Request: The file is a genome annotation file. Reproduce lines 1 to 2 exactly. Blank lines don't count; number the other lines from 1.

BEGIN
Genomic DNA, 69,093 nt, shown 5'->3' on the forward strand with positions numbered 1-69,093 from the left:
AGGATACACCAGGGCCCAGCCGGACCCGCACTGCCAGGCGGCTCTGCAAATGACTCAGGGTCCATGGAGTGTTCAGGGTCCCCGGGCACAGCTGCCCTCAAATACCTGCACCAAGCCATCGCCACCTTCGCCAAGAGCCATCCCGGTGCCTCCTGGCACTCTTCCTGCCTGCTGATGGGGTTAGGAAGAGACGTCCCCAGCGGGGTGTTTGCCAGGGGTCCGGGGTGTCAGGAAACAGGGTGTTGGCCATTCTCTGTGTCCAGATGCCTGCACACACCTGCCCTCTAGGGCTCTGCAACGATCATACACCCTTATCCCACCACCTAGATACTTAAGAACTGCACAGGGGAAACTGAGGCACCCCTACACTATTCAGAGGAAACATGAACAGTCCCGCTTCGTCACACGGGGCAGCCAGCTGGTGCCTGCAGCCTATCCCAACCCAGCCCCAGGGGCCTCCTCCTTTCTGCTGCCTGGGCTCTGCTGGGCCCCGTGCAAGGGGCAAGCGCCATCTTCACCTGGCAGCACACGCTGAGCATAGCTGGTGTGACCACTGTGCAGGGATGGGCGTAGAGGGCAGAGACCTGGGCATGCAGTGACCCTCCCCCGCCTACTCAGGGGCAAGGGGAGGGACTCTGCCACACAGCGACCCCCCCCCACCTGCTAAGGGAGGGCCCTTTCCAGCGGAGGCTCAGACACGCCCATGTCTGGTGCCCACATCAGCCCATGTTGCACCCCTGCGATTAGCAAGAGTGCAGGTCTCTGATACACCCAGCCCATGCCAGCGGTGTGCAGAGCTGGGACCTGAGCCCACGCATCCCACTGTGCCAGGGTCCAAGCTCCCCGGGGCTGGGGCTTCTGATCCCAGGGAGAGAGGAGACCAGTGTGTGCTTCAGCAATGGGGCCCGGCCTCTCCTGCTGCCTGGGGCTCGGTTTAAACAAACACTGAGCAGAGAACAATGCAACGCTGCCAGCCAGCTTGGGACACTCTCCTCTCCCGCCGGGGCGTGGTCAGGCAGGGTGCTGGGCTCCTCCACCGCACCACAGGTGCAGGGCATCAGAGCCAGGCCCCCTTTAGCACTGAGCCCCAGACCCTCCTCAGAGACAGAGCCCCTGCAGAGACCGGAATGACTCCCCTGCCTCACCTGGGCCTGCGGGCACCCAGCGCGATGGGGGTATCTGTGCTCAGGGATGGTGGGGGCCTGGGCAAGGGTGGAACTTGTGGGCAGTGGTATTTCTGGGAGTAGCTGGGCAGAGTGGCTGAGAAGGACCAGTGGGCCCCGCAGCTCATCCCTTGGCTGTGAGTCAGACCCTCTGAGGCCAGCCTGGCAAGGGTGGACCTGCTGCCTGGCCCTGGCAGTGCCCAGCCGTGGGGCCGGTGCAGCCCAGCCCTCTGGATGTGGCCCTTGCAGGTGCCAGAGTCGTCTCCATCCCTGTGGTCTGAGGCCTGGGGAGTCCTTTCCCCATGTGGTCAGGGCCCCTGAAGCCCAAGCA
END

Genomic DNA, 69,093 nt, shown 5'->3' on the forward strand with positions numbered 1-69,093 from the left:
AGGATACACCAGGGCCCAGCCGGACCCGCACTGCCAGGCGGCTCTGCAAATGACTCAGGGTCCATGGAGTGTTCAGGGTCCCCGGGCACAGCTGCCCTCAAATACCTGCACCAAGCCATCGCCACCTTCGCCAAGAGCCATCCCGGTGCCTCCTGGCACTCTTCCTGCCTGCTGATGGGGTTAGGAAGAGACGTCCCCAGCGGGGTGTTTGCCAGGGGTCCGGGGTGTCAGGAAACAGGGTGTTGGCCATTCTCTGTGTCCAGATGCCTGCACACACCTGCCCTCTAGGGCTCTGCAACGATCATACACCCTTATCCCACCACCTAGATACTTAAGAACTGCACAGGGGAAACTGAGGCACCCCTACACTATTCAGAGGAAACATGAACAGTCCCGCTTCGTCACACGGGGCAGCCAGCTGGTGCCTGCAGCCTATCCCAACCCAGCCCCAGGGGCCTCCTCCTTTCTGCTGCCTGGGCTCTGCTGGGCCCCGTGCAAGGGGCAAGCGCCATCTTCACCTGGCAGCACACGCTGAGCATAGCTGGTGTGACCACTGTGCAGGGATGGGCGTAGAGGGCAGAGACCTGGGCATGCAGTGACCCTCCCCCGCCTACTCAGGGGCAAGGGGAGGGACTCTGCCACACAGCGACCCCCCCCCACCTGCTAAGGGAGGGCCCTTTCCAGCGGAGGCTCAGACACGCCCATGTCTGGTGCCCACATCAGCCCATGTTGCACCCCTGCGATTAGCAAGAGTGCAGGTCTCTGATACACCCAGCCCATGCCAGCGGTGTGCAGAGCTGGGACCTGAGCCCACGCATCCCACTGTGCCAGGGTCCAAGCTCCCCGGGGCTGGGGCTTCTGATCCCAGGGAGAGAGGAGACCAGTGTGTGCTTCAGCAATGGGGCCCGGCCTCTCCTGCTGCCTGGGGCTCGGTTTAAACAAACACTGAGCAGAGAACAATGCAACGCTGCCAGCCAGCTTGGGACACTCTCCTCTCCCGCCGGGGCGTGGTCAGGCAGGGTGCTGGGCTCCTCCACCGCACCACAGGTGCAGGGCATCAGAGCCAGGCCCCCTTTAGCACTGAGCCCCAGACCCTCCTCAGAGACAGAGCCCCTGCAGAGACCGGAATGACTCCCCTGCCTCACCTGGGCCTGCGGGCACCCAGCGCGATGGGGGTATCTGTGCTCAGGGATGGTGGGGGCCTGGGCAAGGGTGGAACTTGTGGGCAGTGGTATTTCTGGGAGTAGCTGGGCAGAGTGGCTGAGAAGGACCAGTGGGCCCCGCAGCTCATCCCTTGGCTGTGAGTCAGACCCTCTGAGGCCAGCCTGGCAAGGGTGGACCTGCTGCCTGGCCCTGGCAGTGCCCAGCCGTGGGGCCGGTGCAGCCCAGCCCTCTGGATGTGGCCCTTGCAGGTGCCAGAGTCGTCTCCATCCCTGTGGTCTGAGGCCTGGGGAGTCCTTTCCCCATGTGGTCAGGGCCCCTGAAGCCCAAGCA